If you haven’t heard of RFID credit cards, you surely will soon. An abbreviation for “Radio Frequency ID,” some credit card issuers are embedding these tiny electronics inside the cards you carry in your wallet.
What’s the benefit? Instead of having to swipe your card every time you make a purchase, you can just wave it.
What’s the drawback? Well, if someone around you is enterprising, they can hack your card, and steal your personal financial information. Here’s how:
1. Get Yourself an RFID Reader
These are available from eBay. Just check here. Currently, you can get one on the famous auction site for the low price of $9.99. Free shipping, too!
2. Find an Unsuspecting Victim
If you’re not well versed in criminal activity, this is probably going to be harder than step one. You’re going to need to get into proximity of your victim, so you can wave the reader near their wallet to properly capture the data that is essentially pouring out.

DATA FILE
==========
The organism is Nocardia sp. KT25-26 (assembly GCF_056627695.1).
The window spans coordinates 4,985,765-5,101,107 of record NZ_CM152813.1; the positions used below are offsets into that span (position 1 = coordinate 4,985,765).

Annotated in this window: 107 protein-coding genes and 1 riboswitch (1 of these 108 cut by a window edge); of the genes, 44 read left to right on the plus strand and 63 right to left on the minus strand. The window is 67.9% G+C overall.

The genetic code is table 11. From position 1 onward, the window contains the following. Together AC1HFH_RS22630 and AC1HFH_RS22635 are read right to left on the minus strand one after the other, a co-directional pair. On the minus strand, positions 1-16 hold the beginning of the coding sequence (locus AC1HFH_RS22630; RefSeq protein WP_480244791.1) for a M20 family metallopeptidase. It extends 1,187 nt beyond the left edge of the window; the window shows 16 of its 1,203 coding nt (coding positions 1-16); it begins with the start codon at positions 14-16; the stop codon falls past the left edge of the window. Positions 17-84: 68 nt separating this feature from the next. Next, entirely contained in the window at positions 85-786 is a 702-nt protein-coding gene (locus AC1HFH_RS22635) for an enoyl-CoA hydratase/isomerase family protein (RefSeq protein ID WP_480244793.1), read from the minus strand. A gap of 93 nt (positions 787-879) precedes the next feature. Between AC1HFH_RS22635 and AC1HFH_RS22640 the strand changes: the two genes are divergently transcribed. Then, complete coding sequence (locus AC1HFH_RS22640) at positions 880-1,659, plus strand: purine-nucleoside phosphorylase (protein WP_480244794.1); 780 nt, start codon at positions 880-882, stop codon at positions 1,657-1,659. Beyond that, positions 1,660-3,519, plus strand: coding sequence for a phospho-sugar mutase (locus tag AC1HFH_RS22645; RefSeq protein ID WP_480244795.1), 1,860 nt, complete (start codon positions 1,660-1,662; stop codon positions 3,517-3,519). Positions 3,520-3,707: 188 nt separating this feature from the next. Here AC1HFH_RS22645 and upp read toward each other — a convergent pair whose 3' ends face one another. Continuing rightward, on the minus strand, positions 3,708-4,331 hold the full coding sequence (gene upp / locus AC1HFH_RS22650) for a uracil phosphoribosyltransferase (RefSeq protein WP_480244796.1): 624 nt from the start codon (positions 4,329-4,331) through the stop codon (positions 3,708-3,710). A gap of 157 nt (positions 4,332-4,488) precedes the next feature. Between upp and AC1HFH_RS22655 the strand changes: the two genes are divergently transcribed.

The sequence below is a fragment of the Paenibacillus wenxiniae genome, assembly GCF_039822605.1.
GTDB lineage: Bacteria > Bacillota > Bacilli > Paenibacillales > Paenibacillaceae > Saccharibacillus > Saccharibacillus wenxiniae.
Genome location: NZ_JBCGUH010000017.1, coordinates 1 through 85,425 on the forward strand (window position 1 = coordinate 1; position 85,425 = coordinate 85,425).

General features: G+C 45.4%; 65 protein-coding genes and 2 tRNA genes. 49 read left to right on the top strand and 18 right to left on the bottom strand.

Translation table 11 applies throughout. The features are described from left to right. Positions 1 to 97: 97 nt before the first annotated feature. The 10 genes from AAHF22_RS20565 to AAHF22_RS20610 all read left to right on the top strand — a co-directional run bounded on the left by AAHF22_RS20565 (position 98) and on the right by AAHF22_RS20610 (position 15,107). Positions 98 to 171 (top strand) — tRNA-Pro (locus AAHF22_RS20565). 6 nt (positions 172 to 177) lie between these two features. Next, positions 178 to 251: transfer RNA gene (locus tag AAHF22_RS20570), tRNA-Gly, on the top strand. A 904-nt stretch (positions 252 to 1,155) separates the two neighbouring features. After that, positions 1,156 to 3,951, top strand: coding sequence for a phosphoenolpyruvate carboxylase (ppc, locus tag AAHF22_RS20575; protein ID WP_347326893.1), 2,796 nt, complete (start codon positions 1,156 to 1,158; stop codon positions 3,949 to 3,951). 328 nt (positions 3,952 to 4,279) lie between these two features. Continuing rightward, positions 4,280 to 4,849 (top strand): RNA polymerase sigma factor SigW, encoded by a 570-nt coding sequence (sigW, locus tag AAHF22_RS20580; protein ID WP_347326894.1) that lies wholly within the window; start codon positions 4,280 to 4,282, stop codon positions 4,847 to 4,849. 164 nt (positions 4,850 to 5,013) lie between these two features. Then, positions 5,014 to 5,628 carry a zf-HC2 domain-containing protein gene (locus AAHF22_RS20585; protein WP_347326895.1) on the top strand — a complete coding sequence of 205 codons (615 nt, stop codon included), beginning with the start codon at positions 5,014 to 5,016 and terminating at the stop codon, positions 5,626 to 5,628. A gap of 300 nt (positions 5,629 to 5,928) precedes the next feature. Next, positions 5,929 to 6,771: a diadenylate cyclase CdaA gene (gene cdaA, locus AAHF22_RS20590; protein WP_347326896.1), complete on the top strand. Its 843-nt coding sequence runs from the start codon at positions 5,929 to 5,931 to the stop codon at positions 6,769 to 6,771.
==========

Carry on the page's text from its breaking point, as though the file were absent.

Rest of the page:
3. Stay Cool
You need to be cucumber-like in order to pull this off. But don’t worry. Most people don’t understand this technology, and have no idea what you’re trying to do.
4. Get Personal
You need to get the reader into close proximity with the person’s card — within a few inches, if possible. Trying this with a wayward purse is your best bet for the first try. The reader will indicate whether it has been able to collect data via its indicator.
5. Hook Your Reader to a PC
Download the information to steal, sell, or share. You’ll need to use software on your machine to analyze the data.
There are several ways to cash in: order merchandise online using the stolen card, copy the information onto a credit card “blank,” or sell the number to criminals. Just be sure to act quickly: once you make your first fraudulent purchase, you’ve got a limited window of time before the card company shuts it down.
So Why Don’t Credit Card Companies Encrypt This Data?
That’s a great question. While credit card issuers will give you a complex and perfectly sensible response to this question, it’s likely the only reason they’re not encrypting the RFID information is because it’s a lot of work.
Using encryption tools would require them to replace all their existing readers in stores to decrypt that information. That sounds costly and complicated, doesn’t it? For now, your safest bet is to stay away from RFID cards altogether.